Back to the beach with EIFS and natural diasters.

Damage can occur to the exterior wall components that are normally concealed within the wall construction. This condition was revealed by removing the wall cladding and caused by lack of coordination between the window trade and EIFS contractor.

The corroded metal item is the structural attachment of the door unit to the building and was damaged beyond repair.
Having a home on a beach is a wonderful experience but having an excessively wet living room is taking waterfront living a bit too far.

That was my conclusion a few years back when I tackled one of my most interesting projects: a large beachfront condominium in a secluded resort community. The purpose of the project was to perform a routine visual inspection of the exterior building envelope to determine the causes of water leakage into the building.

The facade was constructed of EIFS and perforated with numerous windows and sliding glass doors that provided spectacular views of the ocean. It was one of the best places to be, oh, for say about three or four days. Several years and six hurricanes later, this project would turn out to be a testament for using EIFS.

View of a completed window assembly that is fully integrated into the EIFS wall. Note the recessed sealant joints between the EIFS and window frame.

House of horrors

During the initial phase of the projects, many typical problems with the EIFS were encountered, including cracked and delaminated lamina, and poor quality (or lack of) sealant in joints between EIFS and adjacent building systems. Digging a little deeper, it was evident that gaps and improper fitting between the EPS-insulation boards were contributing issues to the cracking. Also, the gypsum sheathing was deteriorated with delaminated paper facings and significant moisture contents, even though it hadn't rained for quite some time. The mold and mildew in the wall cavity and on the interior gypsum wallboards looked like a biology experiment gone awry. If I was 30 years younger, I would have thought it was "cool," but knowing that mold can be a health hazard to human occupants, this was a serious issue.

The windowsill on the replacement windows was designed as a gutter. The window frame can be seen sitting in this "trough" that collects, controls and diverts water to the exterior of the building.
Continuing down the road of problem solving, the metal studs were corroded with complete section loss occurring at many locations. Sheathing fasteners were also corroded. Improper metal stud detailing around the window openings was the reason for the diagonal cracks that extended from many of the window corners.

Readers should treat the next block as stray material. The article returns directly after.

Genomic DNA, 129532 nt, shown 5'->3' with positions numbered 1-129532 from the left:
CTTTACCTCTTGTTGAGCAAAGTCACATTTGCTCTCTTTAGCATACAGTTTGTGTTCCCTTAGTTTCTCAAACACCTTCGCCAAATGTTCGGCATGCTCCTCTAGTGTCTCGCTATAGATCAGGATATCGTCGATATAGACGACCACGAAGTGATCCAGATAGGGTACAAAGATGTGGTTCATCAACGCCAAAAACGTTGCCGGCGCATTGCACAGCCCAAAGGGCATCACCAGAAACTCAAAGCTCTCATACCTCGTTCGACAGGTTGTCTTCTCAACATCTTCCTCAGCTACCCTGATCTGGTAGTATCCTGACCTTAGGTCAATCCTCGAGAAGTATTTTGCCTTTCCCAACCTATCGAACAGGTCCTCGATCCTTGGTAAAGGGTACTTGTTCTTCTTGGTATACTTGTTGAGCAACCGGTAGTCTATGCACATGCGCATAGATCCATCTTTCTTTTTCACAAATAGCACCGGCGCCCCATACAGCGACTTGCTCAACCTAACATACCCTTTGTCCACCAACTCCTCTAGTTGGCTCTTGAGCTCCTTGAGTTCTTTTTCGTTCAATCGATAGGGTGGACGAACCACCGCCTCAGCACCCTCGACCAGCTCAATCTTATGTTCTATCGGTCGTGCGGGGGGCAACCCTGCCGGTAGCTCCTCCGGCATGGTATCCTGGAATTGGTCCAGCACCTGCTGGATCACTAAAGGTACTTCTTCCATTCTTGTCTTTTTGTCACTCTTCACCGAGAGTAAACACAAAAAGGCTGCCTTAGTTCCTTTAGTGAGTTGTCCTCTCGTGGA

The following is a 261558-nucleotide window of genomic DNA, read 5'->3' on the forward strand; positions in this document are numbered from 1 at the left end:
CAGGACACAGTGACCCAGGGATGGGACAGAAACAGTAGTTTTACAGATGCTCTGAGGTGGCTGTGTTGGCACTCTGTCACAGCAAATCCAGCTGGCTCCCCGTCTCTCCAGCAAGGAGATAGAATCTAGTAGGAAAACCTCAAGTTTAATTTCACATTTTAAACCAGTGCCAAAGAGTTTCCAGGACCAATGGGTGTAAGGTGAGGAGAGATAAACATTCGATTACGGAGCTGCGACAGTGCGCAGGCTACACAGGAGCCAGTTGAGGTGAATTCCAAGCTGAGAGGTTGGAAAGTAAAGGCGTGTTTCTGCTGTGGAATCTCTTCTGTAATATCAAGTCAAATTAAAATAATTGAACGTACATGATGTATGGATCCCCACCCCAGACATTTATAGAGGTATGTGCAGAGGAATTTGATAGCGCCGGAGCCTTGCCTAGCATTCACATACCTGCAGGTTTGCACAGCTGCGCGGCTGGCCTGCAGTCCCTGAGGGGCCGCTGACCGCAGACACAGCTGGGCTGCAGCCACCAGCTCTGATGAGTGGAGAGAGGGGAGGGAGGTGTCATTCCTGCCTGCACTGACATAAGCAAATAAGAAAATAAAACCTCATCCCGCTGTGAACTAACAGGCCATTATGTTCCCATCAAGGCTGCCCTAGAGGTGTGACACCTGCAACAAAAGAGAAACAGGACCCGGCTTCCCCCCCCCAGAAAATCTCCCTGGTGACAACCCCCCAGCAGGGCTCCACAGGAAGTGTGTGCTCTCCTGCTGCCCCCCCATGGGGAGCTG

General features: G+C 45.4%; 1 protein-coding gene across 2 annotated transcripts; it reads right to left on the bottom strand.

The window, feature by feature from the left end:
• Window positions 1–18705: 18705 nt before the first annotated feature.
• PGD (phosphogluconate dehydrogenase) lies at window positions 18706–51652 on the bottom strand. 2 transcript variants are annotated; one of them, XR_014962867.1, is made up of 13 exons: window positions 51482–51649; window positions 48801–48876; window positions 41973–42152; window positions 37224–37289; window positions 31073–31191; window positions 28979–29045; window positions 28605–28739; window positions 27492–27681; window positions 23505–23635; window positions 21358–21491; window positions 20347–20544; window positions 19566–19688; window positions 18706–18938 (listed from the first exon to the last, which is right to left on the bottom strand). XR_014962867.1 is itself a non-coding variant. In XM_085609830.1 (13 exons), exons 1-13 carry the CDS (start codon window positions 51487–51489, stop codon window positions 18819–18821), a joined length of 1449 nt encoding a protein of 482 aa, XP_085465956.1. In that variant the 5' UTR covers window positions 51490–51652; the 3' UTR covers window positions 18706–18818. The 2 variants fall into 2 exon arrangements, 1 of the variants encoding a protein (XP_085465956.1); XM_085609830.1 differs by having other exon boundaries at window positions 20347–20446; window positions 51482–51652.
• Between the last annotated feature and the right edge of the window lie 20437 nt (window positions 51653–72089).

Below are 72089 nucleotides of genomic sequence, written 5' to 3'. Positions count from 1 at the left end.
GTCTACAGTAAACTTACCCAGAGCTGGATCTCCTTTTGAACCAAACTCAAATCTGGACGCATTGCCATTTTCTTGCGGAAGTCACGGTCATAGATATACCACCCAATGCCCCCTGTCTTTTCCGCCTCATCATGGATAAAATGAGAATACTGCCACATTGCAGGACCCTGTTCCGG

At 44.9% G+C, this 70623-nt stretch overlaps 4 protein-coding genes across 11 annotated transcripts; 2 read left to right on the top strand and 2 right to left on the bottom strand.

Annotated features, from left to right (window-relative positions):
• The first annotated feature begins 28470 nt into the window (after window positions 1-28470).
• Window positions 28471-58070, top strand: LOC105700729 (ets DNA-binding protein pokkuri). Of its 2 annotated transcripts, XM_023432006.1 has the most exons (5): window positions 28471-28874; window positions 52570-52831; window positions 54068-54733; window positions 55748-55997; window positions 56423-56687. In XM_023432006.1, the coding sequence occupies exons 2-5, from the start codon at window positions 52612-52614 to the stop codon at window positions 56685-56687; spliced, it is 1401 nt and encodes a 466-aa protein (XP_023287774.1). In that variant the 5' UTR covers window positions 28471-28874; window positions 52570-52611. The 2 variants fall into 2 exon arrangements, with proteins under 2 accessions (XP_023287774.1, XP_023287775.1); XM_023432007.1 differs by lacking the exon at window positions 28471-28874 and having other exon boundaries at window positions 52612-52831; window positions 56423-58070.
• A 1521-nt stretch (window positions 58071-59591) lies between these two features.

Many issues relating to the windows were also contributing factors to the water leakage. For example, galvanic corrosion between dissimilar metal components of the windows had caused perforation of the window system that increased the building's susceptibility to water penetration. Also, the windows did not have an adequate rating against water penetration.

Here you can see the corner joint at the top of the window frame. The mitered joint is sealed from the back face.
Sounds like a classic example of what goes wrong with an EIFS building. In fact, in those days as a young architect before the project started, I sat down over coffee with a well-known guru in EIFS investigations and was briefed regarding the aforementioned deficiencies to be aware of.

A few short months after this beachfront reprieve from the office, the exterior envelope of the project was literally wiped-out by a series of hurricanes. The phone rang and it was "back to the beach." However, this trip was into the aftermath of disaster. The community was literally transformed. Upon reaching the job site, I was reminded of the dissection portion of high school biology class, with the skin pulled off the subject, revealing only the inner guts of the building. It was obviously time to go all out in viewing and documenting the exposed conditions discovered. The initial conditions that were uncovered several months prior were found to be extensive throughout the building.

No guts no glory

Moving forward with the condominium association, it was time to design repairs for the exterior building envelope: roofing, windows and wall cladding. During the schematic design phase, meetings were conducted with local building officials who were skeptical of replacing the existing cladding system with yet another EIFS. In the midst of class action lawsuits around the country and all the water leakage complaints piling up on the desks, their concern was well founded.

The windowsill should contain provisions for water drainage from the sill "gutter."